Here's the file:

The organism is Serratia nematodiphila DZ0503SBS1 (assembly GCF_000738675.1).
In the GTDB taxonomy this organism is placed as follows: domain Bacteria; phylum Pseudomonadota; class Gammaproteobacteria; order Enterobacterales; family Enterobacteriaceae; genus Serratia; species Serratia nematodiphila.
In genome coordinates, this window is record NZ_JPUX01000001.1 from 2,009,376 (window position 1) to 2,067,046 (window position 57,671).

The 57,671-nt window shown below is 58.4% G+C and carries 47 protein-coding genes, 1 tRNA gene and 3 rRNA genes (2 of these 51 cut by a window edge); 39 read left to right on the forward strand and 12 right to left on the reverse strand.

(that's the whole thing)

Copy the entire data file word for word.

The organism is Serratia nematodiphila DZ0503SBS1 (assembly GCF_000738675.1).
In the GTDB taxonomy this organism is placed as follows: domain Bacteria; phylum Pseudomonadota; class Gammaproteobacteria; order Enterobacterales; family Enterobacteriaceae; genus Serratia; species Serratia nematodiphila.
In genome coordinates, this window is record NZ_JPUX01000001.1 from 2,009,376 (window position 1) to 2,067,046 (window position 57,671).

The 57,671-nt window shown below is 58.4% G+C and carries 47 protein-coding genes, 1 tRNA gene and 3 rRNA genes (2 of these 51 cut by a window edge); 39 read left to right on the forward strand and 12 right to left on the reverse strand.